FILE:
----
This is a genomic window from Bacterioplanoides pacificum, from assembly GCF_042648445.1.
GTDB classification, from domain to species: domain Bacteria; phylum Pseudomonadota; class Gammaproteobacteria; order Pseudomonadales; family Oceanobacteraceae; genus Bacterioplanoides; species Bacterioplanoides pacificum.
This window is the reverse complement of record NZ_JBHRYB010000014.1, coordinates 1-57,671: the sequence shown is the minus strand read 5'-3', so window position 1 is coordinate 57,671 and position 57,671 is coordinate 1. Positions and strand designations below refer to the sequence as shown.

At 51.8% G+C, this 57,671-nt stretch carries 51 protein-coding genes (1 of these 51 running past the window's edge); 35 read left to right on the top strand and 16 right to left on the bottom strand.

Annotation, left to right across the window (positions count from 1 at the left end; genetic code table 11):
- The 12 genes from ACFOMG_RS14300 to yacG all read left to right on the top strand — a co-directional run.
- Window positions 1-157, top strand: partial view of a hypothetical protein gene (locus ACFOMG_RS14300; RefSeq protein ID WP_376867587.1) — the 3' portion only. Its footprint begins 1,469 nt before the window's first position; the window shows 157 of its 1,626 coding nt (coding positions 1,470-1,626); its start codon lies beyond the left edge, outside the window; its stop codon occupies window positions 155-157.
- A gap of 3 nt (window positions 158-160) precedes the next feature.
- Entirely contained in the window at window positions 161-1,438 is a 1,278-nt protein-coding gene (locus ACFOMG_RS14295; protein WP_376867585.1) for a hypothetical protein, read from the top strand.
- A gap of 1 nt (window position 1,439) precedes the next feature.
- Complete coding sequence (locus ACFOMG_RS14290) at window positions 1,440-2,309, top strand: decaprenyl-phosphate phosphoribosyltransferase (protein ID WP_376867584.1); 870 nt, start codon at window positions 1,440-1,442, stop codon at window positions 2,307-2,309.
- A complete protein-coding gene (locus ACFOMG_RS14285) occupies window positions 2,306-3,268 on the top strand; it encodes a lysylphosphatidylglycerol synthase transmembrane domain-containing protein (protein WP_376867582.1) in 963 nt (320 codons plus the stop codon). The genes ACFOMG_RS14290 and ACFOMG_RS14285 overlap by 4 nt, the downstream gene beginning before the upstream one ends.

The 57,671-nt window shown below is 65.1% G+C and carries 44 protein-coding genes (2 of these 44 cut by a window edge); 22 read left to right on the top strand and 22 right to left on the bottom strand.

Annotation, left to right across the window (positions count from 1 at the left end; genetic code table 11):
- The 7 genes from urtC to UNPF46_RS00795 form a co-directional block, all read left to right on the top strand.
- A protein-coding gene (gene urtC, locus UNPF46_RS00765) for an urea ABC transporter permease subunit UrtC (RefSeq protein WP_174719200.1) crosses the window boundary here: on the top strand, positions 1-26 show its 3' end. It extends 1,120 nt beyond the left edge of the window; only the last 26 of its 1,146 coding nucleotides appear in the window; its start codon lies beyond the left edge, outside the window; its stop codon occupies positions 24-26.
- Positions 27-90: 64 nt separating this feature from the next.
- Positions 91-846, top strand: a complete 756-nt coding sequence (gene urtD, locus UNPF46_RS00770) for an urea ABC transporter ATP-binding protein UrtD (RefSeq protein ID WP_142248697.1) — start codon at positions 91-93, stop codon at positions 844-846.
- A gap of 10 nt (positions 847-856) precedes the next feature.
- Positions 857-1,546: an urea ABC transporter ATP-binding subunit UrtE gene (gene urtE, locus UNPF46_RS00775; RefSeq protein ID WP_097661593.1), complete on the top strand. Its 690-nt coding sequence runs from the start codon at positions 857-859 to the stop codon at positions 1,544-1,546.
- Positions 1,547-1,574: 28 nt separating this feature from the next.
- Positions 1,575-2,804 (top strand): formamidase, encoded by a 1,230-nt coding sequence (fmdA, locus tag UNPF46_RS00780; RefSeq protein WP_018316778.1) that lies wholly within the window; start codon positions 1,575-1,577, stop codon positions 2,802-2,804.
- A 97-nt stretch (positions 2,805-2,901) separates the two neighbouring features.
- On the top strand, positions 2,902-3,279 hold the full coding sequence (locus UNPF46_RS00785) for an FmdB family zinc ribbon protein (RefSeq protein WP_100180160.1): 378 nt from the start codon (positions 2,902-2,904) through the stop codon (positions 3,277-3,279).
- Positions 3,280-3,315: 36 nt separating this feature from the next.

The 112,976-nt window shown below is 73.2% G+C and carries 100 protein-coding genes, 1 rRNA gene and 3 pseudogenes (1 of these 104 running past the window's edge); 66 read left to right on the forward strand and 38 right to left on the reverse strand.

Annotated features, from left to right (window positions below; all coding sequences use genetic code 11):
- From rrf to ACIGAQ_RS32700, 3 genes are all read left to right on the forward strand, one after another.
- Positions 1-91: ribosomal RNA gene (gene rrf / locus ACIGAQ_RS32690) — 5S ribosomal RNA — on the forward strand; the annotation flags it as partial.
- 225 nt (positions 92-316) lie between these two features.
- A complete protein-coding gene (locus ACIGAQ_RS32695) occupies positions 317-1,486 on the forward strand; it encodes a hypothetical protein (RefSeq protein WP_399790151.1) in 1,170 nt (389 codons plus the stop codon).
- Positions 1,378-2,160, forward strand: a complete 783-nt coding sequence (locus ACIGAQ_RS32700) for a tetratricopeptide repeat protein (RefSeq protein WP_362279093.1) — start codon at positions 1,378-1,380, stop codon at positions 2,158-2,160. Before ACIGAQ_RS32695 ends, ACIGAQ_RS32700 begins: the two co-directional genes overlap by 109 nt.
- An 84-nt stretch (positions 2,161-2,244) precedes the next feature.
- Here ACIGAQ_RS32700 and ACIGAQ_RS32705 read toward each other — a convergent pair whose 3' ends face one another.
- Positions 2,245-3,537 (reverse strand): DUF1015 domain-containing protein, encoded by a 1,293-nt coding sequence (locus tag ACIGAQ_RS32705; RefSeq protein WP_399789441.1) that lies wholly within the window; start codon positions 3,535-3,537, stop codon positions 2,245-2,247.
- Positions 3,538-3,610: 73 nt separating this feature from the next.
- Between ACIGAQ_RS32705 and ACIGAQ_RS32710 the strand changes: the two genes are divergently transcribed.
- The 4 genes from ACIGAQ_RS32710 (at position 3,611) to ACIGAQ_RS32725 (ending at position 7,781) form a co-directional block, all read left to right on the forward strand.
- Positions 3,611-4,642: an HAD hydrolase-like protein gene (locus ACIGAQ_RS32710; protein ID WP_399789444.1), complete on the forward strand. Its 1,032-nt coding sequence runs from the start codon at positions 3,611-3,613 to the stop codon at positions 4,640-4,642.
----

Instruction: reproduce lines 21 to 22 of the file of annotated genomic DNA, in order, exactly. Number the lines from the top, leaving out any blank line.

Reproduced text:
- Positions 1,547-1,574: 28 nt separating this feature from the next.
- Positions 1,575-2,804 (top strand): formamidase, encoded by a 1,230-nt coding sequence (fmdA, locus tag UNPF46_RS00780; RefSeq protein WP_018316778.1) that lies wholly within the window; start codon positions 1,575-1,577, stop codon positions 2,802-2,804.